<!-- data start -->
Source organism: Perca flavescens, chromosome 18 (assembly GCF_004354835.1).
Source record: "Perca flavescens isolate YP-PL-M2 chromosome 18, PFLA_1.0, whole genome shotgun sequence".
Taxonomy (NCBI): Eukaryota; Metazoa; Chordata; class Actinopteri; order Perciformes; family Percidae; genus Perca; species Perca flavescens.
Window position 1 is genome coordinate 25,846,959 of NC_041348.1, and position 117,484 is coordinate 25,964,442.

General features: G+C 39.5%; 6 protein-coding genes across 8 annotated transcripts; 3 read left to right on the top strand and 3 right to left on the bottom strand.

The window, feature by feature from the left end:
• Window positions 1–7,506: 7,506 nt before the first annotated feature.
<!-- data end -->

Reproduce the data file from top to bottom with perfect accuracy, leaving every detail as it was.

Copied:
Source organism: Perca flavescens, chromosome 18 (assembly GCF_004354835.1).
Source record: "Perca flavescens isolate YP-PL-M2 chromosome 18, PFLA_1.0, whole genome shotgun sequence".
Taxonomy (NCBI): Eukaryota; Metazoa; Chordata; class Actinopteri; order Perciformes; family Percidae; genus Perca; species Perca flavescens.
Window position 1 is genome coordinate 25,846,959 of NC_041348.1, and position 117,484 is coordinate 25,964,442.

General features: G+C 39.5%; 6 protein-coding genes across 8 annotated transcripts; 3 read left to right on the top strand and 3 right to left on the bottom strand.

The window, feature by feature from the left end:
• Window positions 1–7,506: 7,506 nt before the first annotated feature.